Nick Fitzgerald was relatively untouched when he dropped back to pass on Tuesday, as the Hawkeye defense respected his ability to run and kept a number of linemen at home. There was a single play, though, that sort of encapsulated who A.J. Epenesa is as a player. Midway through the second quarter, this happened:
Iowa turned that fumble into another touchdown and took a 17-6 lead into halftime.
Reminder: Epenesa will be a full-time starter next season. Be scared, Big Ten quarterbacks.
The Bad: Iowa's Punting
Kirk…c’mon, man. How much longer do we have to do this? During the offseason I’ll take the time to really break down Colten Rastetter’s stats but from the jump, I’m comfortable saying that he is one of the worst statistical punters of the Kirk Ferentz era. In the Outback Bowl, Rastetter punted the ball seven times for 241 yards. That’s a very poor 34.42 yards per punt. One punt was for 12 yards. Another was for 27 yards. Did it cost them the game? In the end, no.
It’s just terribly aggravating when Kirk’s coaching philosophy relies on good field position but he continues to use a player that doesn’t place them in good field position. Shoring up the punt game should be a top off-season priority. I don’t care if you have to fly to Melbourne and recruit a guy off of a semi-pro rugby team. Make it happen, Kirk.
The Ugly: Mississippi State Being Shitty About Everything
If you haven’t read MasCasa’s postgame piece I strongly encourage you to as it includes a quote that I had to read twice to believe. Prior to pretty much every bowl game, teams go to local hospitals and meet with children as a showing of goodwill and outreach to the community. An example was this beautiful moment between Texas Longhorn TE Andrew Beck and a hearing-impaired family:
During a #SugarBowl hospital visit, @TexasLonghorns TE Andrew Beck realized that a patient and his family were all hearing impaired. He knew just what to say (and sign)...— Allstate Sugar Bowl (@SugarBowlNola) December 29, 2018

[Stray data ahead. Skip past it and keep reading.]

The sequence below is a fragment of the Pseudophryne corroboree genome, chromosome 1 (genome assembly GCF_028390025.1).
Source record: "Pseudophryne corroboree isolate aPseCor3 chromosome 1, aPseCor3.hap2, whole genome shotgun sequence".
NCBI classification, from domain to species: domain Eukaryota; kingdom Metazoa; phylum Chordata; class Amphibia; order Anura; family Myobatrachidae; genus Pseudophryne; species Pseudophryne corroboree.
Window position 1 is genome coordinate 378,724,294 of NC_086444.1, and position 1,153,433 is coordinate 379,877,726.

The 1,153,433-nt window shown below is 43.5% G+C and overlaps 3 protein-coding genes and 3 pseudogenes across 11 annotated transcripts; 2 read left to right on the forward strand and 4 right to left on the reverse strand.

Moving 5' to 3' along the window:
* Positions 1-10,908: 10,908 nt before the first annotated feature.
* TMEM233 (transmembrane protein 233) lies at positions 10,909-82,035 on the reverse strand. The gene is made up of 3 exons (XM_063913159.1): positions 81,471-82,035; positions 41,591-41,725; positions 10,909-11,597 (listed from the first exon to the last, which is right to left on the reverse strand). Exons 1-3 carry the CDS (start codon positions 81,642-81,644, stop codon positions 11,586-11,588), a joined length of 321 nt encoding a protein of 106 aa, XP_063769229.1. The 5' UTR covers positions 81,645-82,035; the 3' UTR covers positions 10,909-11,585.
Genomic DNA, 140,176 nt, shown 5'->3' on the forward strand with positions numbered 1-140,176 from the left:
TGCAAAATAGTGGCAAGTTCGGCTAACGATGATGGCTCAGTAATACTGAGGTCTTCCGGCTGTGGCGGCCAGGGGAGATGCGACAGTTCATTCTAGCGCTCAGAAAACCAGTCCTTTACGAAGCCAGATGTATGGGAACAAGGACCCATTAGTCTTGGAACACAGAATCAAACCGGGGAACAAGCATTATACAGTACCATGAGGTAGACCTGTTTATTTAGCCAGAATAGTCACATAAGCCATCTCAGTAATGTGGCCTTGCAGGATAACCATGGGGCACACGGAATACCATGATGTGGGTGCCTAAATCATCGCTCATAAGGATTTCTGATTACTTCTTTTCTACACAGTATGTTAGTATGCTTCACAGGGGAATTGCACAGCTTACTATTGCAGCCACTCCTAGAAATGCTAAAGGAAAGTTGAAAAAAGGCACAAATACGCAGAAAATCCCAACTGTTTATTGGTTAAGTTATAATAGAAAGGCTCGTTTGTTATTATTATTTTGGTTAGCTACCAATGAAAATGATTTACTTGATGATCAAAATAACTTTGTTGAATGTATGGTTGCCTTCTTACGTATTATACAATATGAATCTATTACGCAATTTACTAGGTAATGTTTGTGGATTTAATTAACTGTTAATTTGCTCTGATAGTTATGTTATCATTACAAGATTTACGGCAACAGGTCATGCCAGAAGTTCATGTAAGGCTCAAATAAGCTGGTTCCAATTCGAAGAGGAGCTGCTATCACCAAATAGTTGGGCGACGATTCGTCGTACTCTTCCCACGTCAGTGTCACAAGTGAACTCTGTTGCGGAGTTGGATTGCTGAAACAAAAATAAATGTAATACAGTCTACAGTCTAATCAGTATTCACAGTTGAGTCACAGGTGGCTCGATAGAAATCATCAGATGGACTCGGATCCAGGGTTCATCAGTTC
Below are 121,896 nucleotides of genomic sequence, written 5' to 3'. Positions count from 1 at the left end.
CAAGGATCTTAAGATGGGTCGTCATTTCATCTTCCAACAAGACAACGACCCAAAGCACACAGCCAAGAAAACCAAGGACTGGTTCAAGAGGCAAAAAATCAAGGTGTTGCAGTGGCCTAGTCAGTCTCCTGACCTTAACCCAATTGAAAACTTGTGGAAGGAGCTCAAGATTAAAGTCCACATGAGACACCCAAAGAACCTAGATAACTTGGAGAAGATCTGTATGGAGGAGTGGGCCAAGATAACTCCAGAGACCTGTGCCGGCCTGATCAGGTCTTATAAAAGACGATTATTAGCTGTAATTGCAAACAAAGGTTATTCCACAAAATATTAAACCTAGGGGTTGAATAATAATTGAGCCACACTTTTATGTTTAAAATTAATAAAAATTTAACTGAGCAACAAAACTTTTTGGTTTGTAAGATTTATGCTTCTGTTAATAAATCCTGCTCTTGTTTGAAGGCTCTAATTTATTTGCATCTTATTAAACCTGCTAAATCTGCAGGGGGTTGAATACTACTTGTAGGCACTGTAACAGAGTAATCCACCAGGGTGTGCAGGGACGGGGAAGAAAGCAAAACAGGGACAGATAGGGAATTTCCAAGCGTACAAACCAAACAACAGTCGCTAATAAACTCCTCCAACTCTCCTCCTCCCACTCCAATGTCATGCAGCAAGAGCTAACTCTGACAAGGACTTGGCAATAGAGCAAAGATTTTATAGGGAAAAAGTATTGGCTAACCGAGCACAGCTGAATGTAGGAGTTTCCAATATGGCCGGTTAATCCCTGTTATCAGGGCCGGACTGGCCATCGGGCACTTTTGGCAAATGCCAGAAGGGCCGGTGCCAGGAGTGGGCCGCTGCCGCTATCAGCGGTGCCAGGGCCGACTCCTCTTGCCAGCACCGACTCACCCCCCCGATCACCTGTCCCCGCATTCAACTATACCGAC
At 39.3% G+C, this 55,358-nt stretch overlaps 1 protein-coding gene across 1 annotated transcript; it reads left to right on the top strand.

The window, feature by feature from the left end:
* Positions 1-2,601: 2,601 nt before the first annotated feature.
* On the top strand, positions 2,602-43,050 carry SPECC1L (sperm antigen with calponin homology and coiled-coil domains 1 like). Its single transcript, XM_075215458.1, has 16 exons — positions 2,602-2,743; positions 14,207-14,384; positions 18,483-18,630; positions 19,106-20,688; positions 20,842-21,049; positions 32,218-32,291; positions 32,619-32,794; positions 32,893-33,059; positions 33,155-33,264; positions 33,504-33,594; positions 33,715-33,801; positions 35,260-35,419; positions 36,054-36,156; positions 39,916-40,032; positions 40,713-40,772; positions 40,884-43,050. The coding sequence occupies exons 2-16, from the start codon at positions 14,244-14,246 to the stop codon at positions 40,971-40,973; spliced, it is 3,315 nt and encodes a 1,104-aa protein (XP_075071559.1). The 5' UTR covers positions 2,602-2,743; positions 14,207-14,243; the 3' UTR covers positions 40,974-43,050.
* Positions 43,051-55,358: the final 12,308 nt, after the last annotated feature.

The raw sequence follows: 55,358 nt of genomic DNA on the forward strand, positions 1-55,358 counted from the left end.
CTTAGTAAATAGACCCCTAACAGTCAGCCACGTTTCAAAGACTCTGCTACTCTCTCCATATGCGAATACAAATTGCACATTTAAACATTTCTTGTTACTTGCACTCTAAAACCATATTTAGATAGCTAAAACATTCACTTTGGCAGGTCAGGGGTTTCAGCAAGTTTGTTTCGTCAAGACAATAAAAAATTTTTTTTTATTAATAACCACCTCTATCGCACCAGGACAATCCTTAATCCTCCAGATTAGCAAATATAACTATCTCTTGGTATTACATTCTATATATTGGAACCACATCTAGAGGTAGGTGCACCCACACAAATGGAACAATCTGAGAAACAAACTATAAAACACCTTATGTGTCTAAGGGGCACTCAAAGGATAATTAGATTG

: @caraline_gaston pic.twitter.com/4eGztrfqpr
Anyway, some Iowa and Mississippi State players were on a goodwill visit to Tampa General Hospital. The Bulldogs sent some of their defensive stars (probably Montez Sweat, Jeffery Simmons and Johnathan Abram). Iowa, on the other hand, sent their walk-ons. Per Morehouse’s article, this went down:
“At one of the hospital visits, they were talking crap to some of our younger guys, saying ‘All-American, All-American, All-American. Draft pick, draft pick, draft pick,” senior safety Jake Gervase said. “So, I think that put a little fuel on the fire.”
Yes, Mississippi State players were talking trash to Iowa players while visiting sick kids at a hospital.
In the game, the Bulldogs were penalized eight times for 90 yards. There was targeting, a facemask penalty, and an unsportsmanlike conduct penalty for doing a throat slash.
After the game, there was this from wide-receiver Osirus Mitchell:
Osirus Mitchell: We definitely beat ourselves the whole game. They werent better than us.— Tyler Horka (@tbhorka) January 1, 2019
The Bulldog blogosphere was equally salty:
Mississippi State lost. But no one can honestly say that Iowa was the better team.— Gil Maneclang (@Rx_MoreCowbell) January 1, 2019
Well, sorry Clanga. I guess if I hadn’t won my conference since 1941 or my division since 1998 or only had a whopping two Consensus All-Americans in 124 seasons, I’d be salty too. Sucks to suck.